Do Smart Women Write Diet Books?

Running through a recent Psychology Today profile on feminist/Democratic pundit/Fox News talking head Susan Estrich I came across an interesting fact: she once wrote a diet book. What?

Dealing with your weight in a healthy way, as opposed to letting it get in the way of your life—which I did for many years, is a feminist issue. And to get stuck on weight, to be standing in a dressing room with women of every nationality, talking about how much they hate themselves—"I hate my hips, I hate my thighs, I hate my stomach, I hate myself"—is not very feminist. And it sold more copies than any other book I ever wrote.
Um, hm. I looked up the book. Making A Case For Yourself, it's called. The last chapter is called "Why You Need New Underwear." Oh god.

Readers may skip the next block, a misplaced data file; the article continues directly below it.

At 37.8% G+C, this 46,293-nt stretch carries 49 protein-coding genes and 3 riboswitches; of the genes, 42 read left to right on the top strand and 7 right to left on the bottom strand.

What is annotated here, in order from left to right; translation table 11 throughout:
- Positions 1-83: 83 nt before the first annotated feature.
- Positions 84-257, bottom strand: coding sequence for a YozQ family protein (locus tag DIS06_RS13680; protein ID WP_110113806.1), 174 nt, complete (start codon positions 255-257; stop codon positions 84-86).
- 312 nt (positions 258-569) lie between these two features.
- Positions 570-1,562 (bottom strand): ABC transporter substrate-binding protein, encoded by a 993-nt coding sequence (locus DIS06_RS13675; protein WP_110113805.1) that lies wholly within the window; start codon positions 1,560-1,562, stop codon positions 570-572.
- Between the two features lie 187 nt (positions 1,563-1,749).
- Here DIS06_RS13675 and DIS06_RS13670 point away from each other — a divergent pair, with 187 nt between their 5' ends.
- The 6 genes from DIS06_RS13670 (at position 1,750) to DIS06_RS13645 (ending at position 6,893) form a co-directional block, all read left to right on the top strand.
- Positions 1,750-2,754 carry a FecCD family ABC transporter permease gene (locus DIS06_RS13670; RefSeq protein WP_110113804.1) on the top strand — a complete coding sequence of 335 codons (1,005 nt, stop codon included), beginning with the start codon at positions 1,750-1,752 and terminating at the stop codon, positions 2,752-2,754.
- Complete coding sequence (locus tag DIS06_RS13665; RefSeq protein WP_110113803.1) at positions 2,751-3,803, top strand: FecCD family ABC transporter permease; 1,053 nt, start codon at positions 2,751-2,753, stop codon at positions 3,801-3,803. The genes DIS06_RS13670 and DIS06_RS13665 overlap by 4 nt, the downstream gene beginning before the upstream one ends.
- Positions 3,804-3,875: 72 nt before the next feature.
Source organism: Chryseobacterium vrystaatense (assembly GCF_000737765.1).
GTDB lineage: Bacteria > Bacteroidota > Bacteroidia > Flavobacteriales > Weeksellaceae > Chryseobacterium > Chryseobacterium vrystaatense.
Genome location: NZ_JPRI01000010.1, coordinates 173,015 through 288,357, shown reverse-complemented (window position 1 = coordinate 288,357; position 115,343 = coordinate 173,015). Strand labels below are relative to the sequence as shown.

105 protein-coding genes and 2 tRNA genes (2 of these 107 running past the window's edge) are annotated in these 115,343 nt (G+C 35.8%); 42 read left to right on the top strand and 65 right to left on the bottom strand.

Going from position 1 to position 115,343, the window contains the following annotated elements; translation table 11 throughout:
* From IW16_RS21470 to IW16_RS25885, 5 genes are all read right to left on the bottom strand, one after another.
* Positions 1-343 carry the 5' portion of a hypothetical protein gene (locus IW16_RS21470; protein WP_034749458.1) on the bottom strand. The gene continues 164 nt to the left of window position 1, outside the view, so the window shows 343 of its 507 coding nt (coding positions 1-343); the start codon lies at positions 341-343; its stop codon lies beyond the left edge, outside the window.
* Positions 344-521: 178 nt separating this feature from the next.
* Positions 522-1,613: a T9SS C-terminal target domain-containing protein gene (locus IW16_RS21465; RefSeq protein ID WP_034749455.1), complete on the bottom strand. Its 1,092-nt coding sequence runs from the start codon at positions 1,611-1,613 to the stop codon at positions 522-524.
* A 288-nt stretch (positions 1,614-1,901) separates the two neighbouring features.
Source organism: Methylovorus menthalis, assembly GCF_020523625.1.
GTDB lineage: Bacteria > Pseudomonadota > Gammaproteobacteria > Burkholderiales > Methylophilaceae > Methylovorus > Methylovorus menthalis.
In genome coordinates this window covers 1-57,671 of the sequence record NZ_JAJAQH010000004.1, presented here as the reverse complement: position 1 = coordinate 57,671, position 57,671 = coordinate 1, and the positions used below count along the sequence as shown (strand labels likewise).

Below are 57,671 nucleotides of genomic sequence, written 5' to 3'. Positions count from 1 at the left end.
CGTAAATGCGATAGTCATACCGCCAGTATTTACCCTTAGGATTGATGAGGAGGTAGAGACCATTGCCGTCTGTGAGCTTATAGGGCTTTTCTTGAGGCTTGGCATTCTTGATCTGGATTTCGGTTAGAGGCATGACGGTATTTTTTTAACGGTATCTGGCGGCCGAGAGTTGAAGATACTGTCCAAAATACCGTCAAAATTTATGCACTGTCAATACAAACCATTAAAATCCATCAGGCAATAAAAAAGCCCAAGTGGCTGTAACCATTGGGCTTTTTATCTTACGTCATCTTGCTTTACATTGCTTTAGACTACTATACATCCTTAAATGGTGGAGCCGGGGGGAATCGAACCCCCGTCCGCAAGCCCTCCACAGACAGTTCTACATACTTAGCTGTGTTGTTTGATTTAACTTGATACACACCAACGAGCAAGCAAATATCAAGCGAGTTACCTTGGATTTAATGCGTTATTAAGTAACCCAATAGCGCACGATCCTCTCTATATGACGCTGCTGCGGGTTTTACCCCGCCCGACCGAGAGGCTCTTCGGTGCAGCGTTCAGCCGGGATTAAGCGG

So...why do you need new underwear? Well, you can't really search inside the book. I imagine that feeling confident and sexy and secure in your attractiveness is all part of being a good feminist and it is a lot easier if you have nice underwear, though I have gotten to the point where on the off-chance I get laid I do not really give a shit if I am wearing the giant stained Queen-sized Hanes I bought one morning in desperation at the Chestnut Rite Aid, because, you know, like that guy is really going to become my husband anyway. But wait, I'm off-topic: is there such a thing as a "diet book for smart women"? I know I write about dieting a lot, namely to derive page views from a common dysfunction so many of us have shared, but seriously, a whole book? I promise you that you will lose more weight if you just sit still a minute and read, like, the New York Review Of Books or something. Oh shit, there I start with the dieting advice again.

Susan Estrich On The Battle Of The Sexes [Psychology Today]